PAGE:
"The roots of my PhD research can be traced back to my career of 25 years in the entertainment TV. I drew on my personal experiences and interpretations of practices, events and discourses that have shaped the current industry and market. My thesis was a product of my ‘internal conversation’ about creativity – a process of self-reflection that involves questioning the unquestionable, or the things we take for granted (such as The Next Big Thing). At face value, The Next Big Thing phrase simply addresses the TV industry’s goal to search for a ‘big’ global hit, which can be distributed to as many territories as possible. I have been familiar with The Next Big Thing from the early 2000s, having had ambitions myself to create such a global hit. During this time, I never attempted to challenge the idea behind it, or to question its objective, as it made perfect sense to me as a professional goal. However, once I embarked on this research journey, it gradually became clear to me that The Next Big Thing idea/term/phrase has also served a much more complex and deeply embedded role, shaping the beliefs, views and practices of practitioners, and, most centrally, influencing how they approach TV storytelling. As a researcher and as a practitioner – my thesis also provides the framework for exploring a much bigger story: how an industry defines creative objectives, and goals through the stories that it tells and the narratives that it builds. My unfolding argument supports the view that creativity in the format industry has been contingent on a process of negotiation between different interest groups in the industry, that has had the belief of The Next Big Thing at its heart. Whilst The Next Big Thing has indeed played motivating and enabling roles for the industry over two decades, the evidence points to the situation in which it has also played a key constraining role, representing the antithesis to creativity in some respects. The Next Big Thing can be viewed as ‘the box’ that locks creativity within certain ‘closed’ criteria, which are ultimately, too narrowing and constraining for the industry. This is also the paradox of the format – a vehicle that closes down options, repeats and replicates, but which is associated as well with creativity as it enables skill building, and global entrepreneurial opportunities.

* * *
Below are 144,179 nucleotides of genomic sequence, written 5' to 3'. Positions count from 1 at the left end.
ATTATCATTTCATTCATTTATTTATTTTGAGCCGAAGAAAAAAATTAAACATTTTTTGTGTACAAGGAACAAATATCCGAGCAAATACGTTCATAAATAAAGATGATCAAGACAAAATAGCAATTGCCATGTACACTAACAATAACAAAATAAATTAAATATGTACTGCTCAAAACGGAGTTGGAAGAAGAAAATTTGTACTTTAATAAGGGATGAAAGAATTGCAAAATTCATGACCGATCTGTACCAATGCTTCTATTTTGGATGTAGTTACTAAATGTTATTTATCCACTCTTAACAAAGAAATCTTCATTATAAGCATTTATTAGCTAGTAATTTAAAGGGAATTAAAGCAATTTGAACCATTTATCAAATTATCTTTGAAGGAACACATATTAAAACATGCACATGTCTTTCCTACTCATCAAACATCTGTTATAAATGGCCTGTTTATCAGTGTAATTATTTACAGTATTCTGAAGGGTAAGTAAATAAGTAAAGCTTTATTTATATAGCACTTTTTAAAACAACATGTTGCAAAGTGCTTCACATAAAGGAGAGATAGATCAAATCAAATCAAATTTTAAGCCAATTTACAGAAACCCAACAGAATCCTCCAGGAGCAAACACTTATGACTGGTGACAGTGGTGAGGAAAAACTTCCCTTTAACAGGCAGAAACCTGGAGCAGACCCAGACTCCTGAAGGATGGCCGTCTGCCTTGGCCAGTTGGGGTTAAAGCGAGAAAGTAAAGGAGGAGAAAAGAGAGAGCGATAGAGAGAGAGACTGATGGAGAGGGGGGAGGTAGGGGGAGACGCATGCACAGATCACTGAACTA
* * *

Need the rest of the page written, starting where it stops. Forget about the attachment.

In my thesis, I called attention to how The Next Big Thing operates as a central mechanism, which has facilitated both stability for the industry (maintaining the status quo and the interests of those involved) and change/transformation.
I currently work on a book based on my research, and I hope to share it with everybody in due course".